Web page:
Estimating the Demand for Nuclear Weapons: The Agenda Ahead
Center on Contemporary Conflict
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The project will investigate the historical demand for nuclear weapons in order to better understand why states do or do not pursue them. In the last three decades, the study of nuclear proliferation has straddled the academic-policy divide, with a wave of systematic studies spanning different theoretical and methodological approaches. However, there has been little effort to integrate these various approaches to develop a comprehensive understanding of cases of nuclear proliferation or nonproliferation. This project seeks to understand which states have pursued nuclear weapons and why, as well as which have abstained from doing so despite incentives and capabilities and why.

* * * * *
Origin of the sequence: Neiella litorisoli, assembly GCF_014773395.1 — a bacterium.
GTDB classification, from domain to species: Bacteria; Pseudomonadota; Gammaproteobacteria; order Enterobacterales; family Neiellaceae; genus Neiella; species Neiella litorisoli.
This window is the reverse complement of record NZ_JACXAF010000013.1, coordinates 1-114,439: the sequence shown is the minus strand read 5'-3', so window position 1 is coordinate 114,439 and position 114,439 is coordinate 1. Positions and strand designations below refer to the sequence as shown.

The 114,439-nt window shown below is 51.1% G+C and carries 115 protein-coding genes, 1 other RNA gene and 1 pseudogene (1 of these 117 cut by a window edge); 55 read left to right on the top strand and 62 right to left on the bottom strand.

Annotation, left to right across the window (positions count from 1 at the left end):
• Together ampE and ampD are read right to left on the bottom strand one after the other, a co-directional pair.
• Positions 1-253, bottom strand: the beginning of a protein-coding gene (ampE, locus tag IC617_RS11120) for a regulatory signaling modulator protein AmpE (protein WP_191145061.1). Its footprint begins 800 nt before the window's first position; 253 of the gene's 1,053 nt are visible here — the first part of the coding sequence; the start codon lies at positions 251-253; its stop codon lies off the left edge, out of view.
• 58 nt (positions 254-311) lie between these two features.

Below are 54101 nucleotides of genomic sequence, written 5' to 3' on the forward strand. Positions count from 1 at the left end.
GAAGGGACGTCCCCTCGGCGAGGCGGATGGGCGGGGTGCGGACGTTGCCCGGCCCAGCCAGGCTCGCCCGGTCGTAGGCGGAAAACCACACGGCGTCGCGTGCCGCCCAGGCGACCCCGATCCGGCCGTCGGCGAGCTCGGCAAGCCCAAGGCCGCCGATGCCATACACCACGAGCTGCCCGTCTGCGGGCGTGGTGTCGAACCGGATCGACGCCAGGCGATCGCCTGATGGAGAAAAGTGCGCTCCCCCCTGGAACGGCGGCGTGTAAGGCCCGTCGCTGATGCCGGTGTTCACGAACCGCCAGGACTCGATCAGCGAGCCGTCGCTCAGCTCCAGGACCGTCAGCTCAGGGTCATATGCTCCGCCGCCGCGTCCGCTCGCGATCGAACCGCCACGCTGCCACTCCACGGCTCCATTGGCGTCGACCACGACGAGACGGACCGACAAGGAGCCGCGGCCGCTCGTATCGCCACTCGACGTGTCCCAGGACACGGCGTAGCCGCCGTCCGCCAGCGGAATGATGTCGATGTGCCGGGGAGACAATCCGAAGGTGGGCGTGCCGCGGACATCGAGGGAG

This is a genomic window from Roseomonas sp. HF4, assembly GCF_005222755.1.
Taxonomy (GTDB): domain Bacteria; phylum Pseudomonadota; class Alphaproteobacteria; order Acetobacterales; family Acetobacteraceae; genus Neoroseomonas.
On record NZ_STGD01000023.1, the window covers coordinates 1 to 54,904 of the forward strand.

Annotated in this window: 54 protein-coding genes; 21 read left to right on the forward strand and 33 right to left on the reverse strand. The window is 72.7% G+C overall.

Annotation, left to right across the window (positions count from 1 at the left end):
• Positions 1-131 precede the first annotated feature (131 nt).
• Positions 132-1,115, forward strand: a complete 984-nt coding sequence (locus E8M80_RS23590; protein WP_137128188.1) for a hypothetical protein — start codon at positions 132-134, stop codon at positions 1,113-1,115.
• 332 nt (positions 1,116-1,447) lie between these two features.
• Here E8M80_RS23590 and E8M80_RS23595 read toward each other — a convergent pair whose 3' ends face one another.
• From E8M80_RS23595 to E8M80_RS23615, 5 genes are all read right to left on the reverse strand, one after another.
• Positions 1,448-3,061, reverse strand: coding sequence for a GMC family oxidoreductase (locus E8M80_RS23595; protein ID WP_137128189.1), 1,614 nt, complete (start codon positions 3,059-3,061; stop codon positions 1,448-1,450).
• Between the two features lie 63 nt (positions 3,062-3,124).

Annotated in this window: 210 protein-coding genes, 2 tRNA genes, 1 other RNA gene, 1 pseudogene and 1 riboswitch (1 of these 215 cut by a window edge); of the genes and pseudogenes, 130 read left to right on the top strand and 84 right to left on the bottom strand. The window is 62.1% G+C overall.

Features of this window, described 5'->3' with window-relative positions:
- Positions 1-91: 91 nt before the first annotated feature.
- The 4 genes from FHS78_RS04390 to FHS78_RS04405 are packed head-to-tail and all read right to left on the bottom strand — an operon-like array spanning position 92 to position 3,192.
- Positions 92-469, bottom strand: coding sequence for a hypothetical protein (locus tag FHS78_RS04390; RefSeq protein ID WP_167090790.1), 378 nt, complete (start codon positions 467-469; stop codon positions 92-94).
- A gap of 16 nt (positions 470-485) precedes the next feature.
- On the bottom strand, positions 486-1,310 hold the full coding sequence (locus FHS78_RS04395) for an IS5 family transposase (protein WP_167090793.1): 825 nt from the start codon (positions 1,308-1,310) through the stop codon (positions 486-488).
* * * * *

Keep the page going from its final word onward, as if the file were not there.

Performer: University of California—Irvine Project Lead: Etel Solingen Project Cost: $100,054 FY16–17
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Womack, Seth M. (Monterey, California: Naval Postgraduate School, 2014-09);This thesis examines the roles of the U.S. Army in America’s nuclear undertakings. Since 1942, when the Army took responsibility for managing the Manhattan Project, the Army has made many important contributions to America’s ...
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